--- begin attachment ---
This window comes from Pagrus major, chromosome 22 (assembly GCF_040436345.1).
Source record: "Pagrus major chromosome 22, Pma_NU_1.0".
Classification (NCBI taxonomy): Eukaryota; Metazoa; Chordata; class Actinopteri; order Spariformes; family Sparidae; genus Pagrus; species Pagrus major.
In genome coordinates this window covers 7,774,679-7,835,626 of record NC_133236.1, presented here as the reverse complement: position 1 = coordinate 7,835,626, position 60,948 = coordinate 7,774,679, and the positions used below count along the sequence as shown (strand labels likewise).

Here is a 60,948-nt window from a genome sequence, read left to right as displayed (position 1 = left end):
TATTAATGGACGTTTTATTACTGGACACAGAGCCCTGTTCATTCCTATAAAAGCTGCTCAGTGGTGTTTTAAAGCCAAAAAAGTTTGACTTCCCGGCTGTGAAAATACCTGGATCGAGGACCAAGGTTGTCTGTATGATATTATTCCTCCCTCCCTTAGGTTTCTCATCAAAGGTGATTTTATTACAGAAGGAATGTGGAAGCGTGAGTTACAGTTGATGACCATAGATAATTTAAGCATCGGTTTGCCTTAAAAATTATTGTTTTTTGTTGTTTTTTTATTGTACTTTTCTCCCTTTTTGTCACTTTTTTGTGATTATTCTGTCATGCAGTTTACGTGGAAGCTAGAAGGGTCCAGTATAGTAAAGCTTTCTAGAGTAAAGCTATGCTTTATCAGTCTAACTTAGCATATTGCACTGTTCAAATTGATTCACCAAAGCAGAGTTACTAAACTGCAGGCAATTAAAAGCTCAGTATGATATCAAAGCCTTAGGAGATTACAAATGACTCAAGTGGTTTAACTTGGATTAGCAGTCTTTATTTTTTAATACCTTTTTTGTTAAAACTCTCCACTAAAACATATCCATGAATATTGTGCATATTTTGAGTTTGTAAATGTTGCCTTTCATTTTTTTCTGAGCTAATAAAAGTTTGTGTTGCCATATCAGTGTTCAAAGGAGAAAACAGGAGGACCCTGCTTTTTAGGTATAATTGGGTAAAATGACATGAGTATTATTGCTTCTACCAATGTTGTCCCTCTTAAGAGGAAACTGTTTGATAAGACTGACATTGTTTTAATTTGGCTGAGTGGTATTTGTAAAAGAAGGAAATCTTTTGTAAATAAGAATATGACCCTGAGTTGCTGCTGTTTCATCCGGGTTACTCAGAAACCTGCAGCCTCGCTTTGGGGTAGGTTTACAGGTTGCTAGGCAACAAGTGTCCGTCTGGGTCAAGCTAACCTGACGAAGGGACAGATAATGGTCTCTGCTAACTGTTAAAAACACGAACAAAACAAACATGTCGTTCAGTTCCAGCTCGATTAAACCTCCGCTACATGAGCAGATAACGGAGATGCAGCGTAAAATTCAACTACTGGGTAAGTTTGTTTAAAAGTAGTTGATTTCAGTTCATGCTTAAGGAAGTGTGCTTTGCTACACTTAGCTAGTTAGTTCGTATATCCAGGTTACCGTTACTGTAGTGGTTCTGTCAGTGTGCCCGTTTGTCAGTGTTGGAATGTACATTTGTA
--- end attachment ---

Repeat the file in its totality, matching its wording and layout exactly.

This window comes from Pagrus major, chromosome 22 (assembly GCF_040436345.1).
Source record: "Pagrus major chromosome 22, Pma_NU_1.0".
Classification (NCBI taxonomy): Eukaryota; Metazoa; Chordata; class Actinopteri; order Spariformes; family Sparidae; genus Pagrus; species Pagrus major.
In genome coordinates this window covers 7,774,679-7,835,626 of record NC_133236.1, presented here as the reverse complement: position 1 = coordinate 7,835,626, position 60,948 = coordinate 7,774,679, and the positions used below count along the sequence as shown (strand labels likewise).

Here is a 60,948-nt window from a genome sequence, read left to right as displayed (position 1 = left end):
TATTAATGGACGTTTTATTACTGGACACAGAGCCCTGTTCATTCCTATAAAAGCTGCTCAGTGGTGTTTTAAAGCCAAAAAAGTTTGACTTCCCGGCTGTGAAAATACCTGGATCGAGGACCAAGGTTGTCTGTATGATATTATTCCTCCCTCCCTTAGGTTTCTCATCAAAGGTGATTTTATTACAGAAGGAATGTGGAAGCGTGAGTTACAGTTGATGACCATAGATAATTTAAGCATCGGTTTGCCTTAAAAATTATTGTTTTTTGTTGTTTTTTTATTGTACTTTTCTCCCTTTTTGTCACTTTTTTGTGATTATTCTGTCATGCAGTTTACGTGGAAGCTAGAAGGGTCCAGTATAGTAAAGCTTTCTAGAGTAAAGCTATGCTTTATCAGTCTAACTTAGCATATTGCACTGTTCAAATTGATTCACCAAAGCAGAGTTACTAAACTGCAGGCAATTAAAAGCTCAGTATGATATCAAAGCCTTAGGAGATTACAAATGACTCAAGTGGTTTAACTTGGATTAGCAGTCTTTATTTTTTAATACCTTTTTTGTTAAAACTCTCCACTAAAACATATCCATGAATATTGTGCATATTTTGAGTTTGTAAATGTTGCCTTTCATTTTTTTCTGAGCTAATAAAAGTTTGTGTTGCCATATCAGTGTTCAAAGGAGAAAACAGGAGGACCCTGCTTTTTAGGTATAATTGGGTAAAATGACATGAGTATTATTGCTTCTACCAATGTTGTCCCTCTTAAGAGGAAACTGTTTGATAAGACTGACATTGTTTTAATTTGGCTGAGTGGTATTTGTAAAAGAAGGAAATCTTTTGTAAATAAGAATATGACCCTGAGTTGCTGCTGTTTCATCCGGGTTACTCAGAAACCTGCAGCCTCGCTTTGGGGTAGGTTTACAGGTTGCTAGGCAACAAGTGTCCGTCTGGGTCAAGCTAACCTGACGAAGGGACAGATAATGGTCTCTGCTAACTGTTAAAAACACGAACAAAACAAACATGTCGTTCAGTTCCAGCTCGATTAAACCTCCGCTACATGAGCAGATAACGGAGATGCAGCGTAAAATTCAACTACTGGGTAAGTTTGTTTAAAAGTAGTTGATTTCAGTTCATGCTTAAGGAAGTGTGCTTTGCTACACTTAGCTAGTTAGTTCGTATATCCAGGTTACCGTTACTGTAGTGGTTCTGTCAGTGTGCCCGTTTGTCAGTGTTGGAATGTACATTTGTA